CORBIN - The Southern Kentucky Chamber of Commerce welcomed Kentucky State Auditor Mike Harmon as its featured guest speaker during this month’s membership luncheon.

Auditor Harmon first spoke about his office’s collaborative effort with the Kentucky General Assembly in passing Senate Bill 144 in 2018. Senate Bill 144 allows county sheriffs and county clerks, who are typically audited by the Harmon’s office ever year, to apply for what are known as Agreed-Upon Procedures (AUPs) provided their audit the previous year was in good standing.

Harmon said the AUPs help save local county governments money, as his office invoices and charges those entities for audits, which account for about two-thirds of the Auditor Office’s budget.

“But if there’s ways we can help save the counties money, we’ll try to do it,” noted Harmon, who also said AUPs benefit his office as it allows them to move auditors from what are considered low-risk audits to more higher-risk audits.

Harmon said the potential savings from taking advantage of AUPs were projected to be anywhere from 25-50 percent of the previous year’s audit. However, of the 19 county sheriff’s offices who participated in the first year of AUPs, the average total savings were around 70 percent, or a total of around $144,000.

45 county clerk offices also took advantage of the AUPs in 2018, including both former Whitley County Clerk Kay Schwartz and former Laurel County Clerk Dean Johnson. As a result, Whitley County’s saw around $6,700 in savings, while Laurel County saw a little more than $5,700 in savings.

In a similar fashion, Harmon said his office worked with the general assembly during the most recent session in passing House Bill 265, which allows his office to perform one uniform audit on the multiple tax settlement audits a local sheriff’s office might have, saving sheriff’s offices money.

Harmon also spoke about this year’s statewide audit of Kentucky performed by his office, which saw two volumes of findings published. In volume one, Harmon says around 25 findings were found, half of which dealt with the state’s Office of Unemployment Insurance. One such finding found that state’s unemployment office put a function known as “auto pay” in place.

“I really do think it was well-intended, but good intentions, bad results,” Harmon said. “What they did with auto pay was trying get money out to people as quickly as possible, but they ended up taking key controls off,” he continued, adding that some of those controls were questions like: Did the person filing have another job, and if the filer did have an additional job, how much money did they make as a result.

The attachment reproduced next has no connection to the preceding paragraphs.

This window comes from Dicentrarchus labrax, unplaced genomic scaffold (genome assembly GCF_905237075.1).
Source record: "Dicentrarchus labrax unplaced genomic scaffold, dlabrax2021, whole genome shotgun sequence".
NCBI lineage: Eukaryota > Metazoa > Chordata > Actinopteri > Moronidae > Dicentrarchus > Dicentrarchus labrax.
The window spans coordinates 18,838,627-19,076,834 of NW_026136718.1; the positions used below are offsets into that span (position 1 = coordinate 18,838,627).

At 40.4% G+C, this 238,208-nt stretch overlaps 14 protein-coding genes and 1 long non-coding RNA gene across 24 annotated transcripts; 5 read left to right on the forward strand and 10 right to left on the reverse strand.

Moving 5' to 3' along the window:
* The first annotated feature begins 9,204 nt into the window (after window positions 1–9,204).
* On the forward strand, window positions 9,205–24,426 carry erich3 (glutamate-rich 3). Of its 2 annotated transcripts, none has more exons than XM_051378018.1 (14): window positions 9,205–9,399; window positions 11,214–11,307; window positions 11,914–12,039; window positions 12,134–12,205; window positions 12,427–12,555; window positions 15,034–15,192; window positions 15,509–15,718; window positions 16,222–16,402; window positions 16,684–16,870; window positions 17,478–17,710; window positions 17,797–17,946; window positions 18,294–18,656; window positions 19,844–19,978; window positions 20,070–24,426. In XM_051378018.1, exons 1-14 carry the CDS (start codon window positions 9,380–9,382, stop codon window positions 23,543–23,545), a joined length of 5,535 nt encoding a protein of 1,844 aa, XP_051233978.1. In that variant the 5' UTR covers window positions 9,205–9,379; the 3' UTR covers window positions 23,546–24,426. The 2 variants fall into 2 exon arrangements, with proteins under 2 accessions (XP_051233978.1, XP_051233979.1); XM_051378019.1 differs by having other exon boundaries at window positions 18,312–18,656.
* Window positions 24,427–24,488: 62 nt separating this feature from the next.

Harmon said removing such controls was a violation of federal statutes. He also recalled a sample study his office conducted where it had 37 full-time state employees who still received a full-time salary, but had lost other part-time income, file for unemployment.

“What we found was, there were 16 of those 37 that actually received both the traditional unemployment, as well as what they call the federal unemployment compensation, that was the additional $600,” Harmon said. “They received both the traditional and that $600, even though they didn’t qualify for either one,” he added, before saying there was a total over-payment of about $113,000 to those 37 state employees.

Volume two of the statewide single audit of Kentucky was released about a month ago, and found eight findings related to the state’s unemployment office. The one finding that “popped out” the most Harmon says, was the fact that 10 employees within the Office of Unemployment Insurance, who were still full-time at the time, accessed their own claims.

“They were specifically trained not to access their own claims, and yet they accessed their own claims,” he said, noting that although his office could see that those employees accessed their own claims, it could not determine if any changes were made. As a result, Harmon’s office turned those findings over to the Office of the Attorney General.

One of the most disheartening things Harmon said his office found was the fact that there were “well over 400,000” emails sent to the state’s unemployment assistance line that had never been opened. Harmon also said he was also disheartened by the Governor’s office turning down an offer from the General Assembly’s Legislative Research Commission in which 100 of its employees would be sent to help the state’s unemployment office during the early stages of the pandemic.

“Sadly, our governor and some of his people turned that offer down,” he said. “But at the same time, I always say it’s important for us to come together. It doesn’t really matter what party we are, we’ve got to come together, we’ve got to work together.”

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